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Star Trek and History (Wiley Pop Culture and History Series) Paperback – March 1, 2013
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From the Back Cover
Are Kirk's "roots" in the American Wild West?
How did Uhura spur real-life gender and racial change in the 1960s?
Are the Klingons medieval, or are they crypto-Soviets?
Can Nazi Germany shed light on the history and culture of the Cardassians?
For a series set in our future, Star Trek constantly revisits the past. Kirk and Spock battle Nazis and Roman gladiators and witness the Great Depression. When they're not doubling back on their own earlier timelines, the crew uses the holodeck to spend time in the American Old West or Victorian England. Alien races have their own complex and fascinating histories, too, in part because Star Trek's writers sometimes used our own histories as the model for alien cultures.
Star Trek and History explores the human history that has inspired many of the show's storylines, characters, and cultures. It's filled with intriguing historical insights and comparisons, such as how the Federation's (and the Borg's) stellar cartography dates back to ancient Rome, Greece, and Babylonia; how the classics of Western literature continue to be an important influence in the lives of Star Trek's characters centuries from now; and how by looking at Norse mythology we can find our very own Q.
It also probes many compelling connections with more recent history, from how the Xindi attack in Star Trek: Enterprise reflected the 9/11 terrorist attacks on the United States to how the Star Trek universe of the future predicted the development of today's technology, from cell phones and iPads to Facebook.
Featuring an exclusive interview with Nichelle Nichols (the original Lt. Uhura) and a fascinating timeline comparing Star Trek's stardates to our own real world history, Star Trek and History is an essential companion for every Star Trek fan.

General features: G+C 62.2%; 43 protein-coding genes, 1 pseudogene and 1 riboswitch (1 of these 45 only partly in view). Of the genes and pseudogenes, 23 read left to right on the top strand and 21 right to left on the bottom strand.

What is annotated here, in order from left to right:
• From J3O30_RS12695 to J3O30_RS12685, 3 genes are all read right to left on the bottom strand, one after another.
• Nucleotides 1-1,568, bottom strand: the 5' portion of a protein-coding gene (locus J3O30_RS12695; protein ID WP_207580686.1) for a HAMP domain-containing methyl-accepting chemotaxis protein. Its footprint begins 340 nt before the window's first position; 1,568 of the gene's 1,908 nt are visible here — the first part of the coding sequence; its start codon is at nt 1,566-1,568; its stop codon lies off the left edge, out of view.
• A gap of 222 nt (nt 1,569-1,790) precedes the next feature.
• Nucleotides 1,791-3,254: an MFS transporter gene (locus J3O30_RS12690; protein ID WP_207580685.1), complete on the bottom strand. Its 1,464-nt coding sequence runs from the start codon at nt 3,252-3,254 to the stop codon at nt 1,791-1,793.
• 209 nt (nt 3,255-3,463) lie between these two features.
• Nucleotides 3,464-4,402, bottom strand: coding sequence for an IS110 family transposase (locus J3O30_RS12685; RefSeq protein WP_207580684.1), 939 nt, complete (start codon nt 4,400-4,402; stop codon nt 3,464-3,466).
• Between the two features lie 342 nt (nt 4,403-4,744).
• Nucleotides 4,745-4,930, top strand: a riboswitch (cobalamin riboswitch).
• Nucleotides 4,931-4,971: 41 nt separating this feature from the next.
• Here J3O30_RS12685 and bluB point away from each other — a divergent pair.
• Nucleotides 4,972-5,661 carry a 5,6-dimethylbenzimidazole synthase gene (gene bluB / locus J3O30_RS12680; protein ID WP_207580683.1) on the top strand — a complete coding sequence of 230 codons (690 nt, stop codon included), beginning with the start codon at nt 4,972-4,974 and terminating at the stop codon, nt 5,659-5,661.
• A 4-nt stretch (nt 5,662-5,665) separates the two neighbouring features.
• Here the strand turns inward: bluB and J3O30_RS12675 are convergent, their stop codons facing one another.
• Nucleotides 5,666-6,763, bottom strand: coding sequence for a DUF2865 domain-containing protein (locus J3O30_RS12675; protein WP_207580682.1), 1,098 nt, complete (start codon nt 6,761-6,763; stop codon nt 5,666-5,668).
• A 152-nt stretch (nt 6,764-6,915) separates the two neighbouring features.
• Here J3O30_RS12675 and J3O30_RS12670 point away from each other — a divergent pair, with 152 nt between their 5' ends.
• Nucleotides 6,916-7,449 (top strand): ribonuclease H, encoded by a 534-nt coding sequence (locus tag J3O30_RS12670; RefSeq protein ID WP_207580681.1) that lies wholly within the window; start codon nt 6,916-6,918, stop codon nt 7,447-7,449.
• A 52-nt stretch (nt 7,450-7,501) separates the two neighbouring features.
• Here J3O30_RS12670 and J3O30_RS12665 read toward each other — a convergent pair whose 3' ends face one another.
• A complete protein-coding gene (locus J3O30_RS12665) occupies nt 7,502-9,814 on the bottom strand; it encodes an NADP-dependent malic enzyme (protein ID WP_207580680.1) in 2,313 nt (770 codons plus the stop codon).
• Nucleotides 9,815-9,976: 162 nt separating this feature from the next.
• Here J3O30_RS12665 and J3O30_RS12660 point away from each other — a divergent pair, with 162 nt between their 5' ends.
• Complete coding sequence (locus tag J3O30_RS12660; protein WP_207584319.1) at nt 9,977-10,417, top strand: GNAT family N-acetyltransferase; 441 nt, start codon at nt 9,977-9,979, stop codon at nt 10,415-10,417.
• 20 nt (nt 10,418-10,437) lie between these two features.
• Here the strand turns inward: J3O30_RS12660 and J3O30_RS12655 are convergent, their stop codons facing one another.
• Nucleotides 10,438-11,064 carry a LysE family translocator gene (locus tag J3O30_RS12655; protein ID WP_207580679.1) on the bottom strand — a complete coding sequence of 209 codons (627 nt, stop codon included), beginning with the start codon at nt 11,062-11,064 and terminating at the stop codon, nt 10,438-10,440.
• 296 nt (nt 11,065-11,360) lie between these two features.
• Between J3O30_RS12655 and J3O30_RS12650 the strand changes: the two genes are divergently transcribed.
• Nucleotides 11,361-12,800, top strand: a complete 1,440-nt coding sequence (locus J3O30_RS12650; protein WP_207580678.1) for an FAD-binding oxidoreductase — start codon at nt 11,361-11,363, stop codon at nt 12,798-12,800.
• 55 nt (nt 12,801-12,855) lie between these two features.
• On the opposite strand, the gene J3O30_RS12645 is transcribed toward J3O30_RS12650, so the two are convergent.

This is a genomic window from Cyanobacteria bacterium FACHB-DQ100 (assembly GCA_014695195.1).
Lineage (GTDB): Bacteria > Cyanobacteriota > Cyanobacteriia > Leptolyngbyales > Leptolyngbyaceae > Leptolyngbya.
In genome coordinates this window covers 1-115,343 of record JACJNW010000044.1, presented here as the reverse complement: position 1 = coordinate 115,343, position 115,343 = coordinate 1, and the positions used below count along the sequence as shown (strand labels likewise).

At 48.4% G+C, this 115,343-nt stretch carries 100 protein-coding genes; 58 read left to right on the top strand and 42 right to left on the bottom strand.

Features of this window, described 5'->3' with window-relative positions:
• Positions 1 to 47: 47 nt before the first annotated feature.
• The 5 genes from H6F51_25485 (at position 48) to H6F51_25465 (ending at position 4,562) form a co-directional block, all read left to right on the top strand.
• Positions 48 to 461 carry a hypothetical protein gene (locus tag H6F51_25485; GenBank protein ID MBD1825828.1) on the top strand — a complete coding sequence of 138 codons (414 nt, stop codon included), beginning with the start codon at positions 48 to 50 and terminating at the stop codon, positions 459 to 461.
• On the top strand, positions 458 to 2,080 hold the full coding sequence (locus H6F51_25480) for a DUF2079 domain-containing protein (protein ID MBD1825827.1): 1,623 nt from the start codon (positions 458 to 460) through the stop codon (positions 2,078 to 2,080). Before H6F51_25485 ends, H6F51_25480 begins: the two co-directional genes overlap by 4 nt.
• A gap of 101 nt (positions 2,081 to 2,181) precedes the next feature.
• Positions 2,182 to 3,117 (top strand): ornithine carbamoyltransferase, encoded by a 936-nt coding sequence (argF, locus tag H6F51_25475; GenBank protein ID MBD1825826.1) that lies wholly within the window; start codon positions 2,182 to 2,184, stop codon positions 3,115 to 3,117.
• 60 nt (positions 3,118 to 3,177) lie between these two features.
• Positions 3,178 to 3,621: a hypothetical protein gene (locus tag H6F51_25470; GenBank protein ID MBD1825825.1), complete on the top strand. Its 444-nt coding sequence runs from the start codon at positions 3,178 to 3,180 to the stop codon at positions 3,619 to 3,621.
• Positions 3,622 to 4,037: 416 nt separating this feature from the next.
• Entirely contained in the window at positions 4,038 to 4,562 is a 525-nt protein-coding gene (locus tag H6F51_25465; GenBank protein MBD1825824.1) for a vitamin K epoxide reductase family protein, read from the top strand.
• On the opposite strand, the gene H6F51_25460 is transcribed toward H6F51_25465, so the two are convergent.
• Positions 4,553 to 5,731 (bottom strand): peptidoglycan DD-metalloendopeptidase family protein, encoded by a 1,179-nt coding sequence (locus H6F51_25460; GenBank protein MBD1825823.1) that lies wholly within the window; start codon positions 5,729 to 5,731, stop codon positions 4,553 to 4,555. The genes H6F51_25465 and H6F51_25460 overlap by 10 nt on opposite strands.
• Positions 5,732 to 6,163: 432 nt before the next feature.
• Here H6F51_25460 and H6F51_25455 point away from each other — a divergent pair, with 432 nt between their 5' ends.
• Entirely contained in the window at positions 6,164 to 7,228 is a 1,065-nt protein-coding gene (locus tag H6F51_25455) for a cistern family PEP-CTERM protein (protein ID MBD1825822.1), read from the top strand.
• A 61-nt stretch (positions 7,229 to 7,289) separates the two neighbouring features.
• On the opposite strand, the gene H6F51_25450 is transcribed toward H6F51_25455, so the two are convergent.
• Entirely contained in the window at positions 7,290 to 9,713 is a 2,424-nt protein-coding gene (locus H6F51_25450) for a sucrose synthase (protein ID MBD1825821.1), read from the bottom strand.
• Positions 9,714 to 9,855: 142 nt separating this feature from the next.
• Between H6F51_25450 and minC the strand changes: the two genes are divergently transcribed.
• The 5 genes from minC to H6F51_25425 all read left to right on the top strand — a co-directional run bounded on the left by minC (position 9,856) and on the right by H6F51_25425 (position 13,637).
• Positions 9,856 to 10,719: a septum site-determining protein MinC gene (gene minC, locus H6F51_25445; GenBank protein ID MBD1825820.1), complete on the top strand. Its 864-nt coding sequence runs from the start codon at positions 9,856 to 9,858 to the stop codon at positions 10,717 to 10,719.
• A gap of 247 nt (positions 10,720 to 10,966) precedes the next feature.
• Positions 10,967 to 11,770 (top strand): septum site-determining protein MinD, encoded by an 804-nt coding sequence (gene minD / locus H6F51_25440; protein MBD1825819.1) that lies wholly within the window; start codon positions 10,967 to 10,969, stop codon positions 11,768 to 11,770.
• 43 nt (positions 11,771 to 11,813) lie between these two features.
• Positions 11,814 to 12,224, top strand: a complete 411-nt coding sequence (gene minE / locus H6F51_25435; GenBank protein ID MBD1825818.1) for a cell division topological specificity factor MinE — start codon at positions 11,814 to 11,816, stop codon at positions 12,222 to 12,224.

About the Author
NANCY R. REAGIN is the Chair of the Department of Women's and Gender Studies at Pace University in New York City, where she is also a professor of history. She has published several books in modern European history, and has firm opinions about how the holodeck and other technologies could be used to teach history at Starfleet Academy. She is also the editor of Twilight and History and Harry Potter and History, and the coeditor of Star Wars and History.
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It is a collection of essays written by different authors who each deal with different social/political issues the show tackled, from racism to the Cold War and Vietnam, environmentalism, the responsibility of not interfering in the development of more primitive cultures etc...
The reviewer who gave this book two stars because he thought it failed to recognize many of the pertinent social issues of the 20th century obviously didn't read the entire book. Pretty much everything he had issue with was addressed in the book.
Its refreshing to see a book come out like this that deals with the primary appeal of Star Trek, which was not phasers, transporters and starships in space, but the interaction of cultures and perceptions about right and wrong ways to deal with nature, divergent societies in conflict, etc. I was pulled into the series as a kid by the dramatic moral stories in episodes like The Man Trap, Devil in the Dark, and Let that Be Your Last Battlefield and coming across a book that explored these themes more in depth was a wonderful find for me.
They do this by ignoring the deep, truly historical roots, of his great contribution in the original Star Trek - classic Trek (TOS). As well as it's deep and serious reflections on history and American politics. These missed original topics include the place of western history in the universe, mapping Cold War and WWII histories onto the future, and the expectation - expectations which failed - that past dangers of eugenics, race, and nuclear wars of the past would continue into the 20th century's then future. Not to mention themes like constitutionalism, popular government versus monarchy and dictatorship, and the primacy of the rule of law to establish justice.
Lacking this, how can the successive Trek series be weighed? They cannot.
This "history" demonstrates the failure of contemporary historians to do lasting, informed history of our times, and chronicle our premier cultural achievements - not even in historical context. How sad and unworthy of Roddenberry's legacy, whose fiction will outlast them all.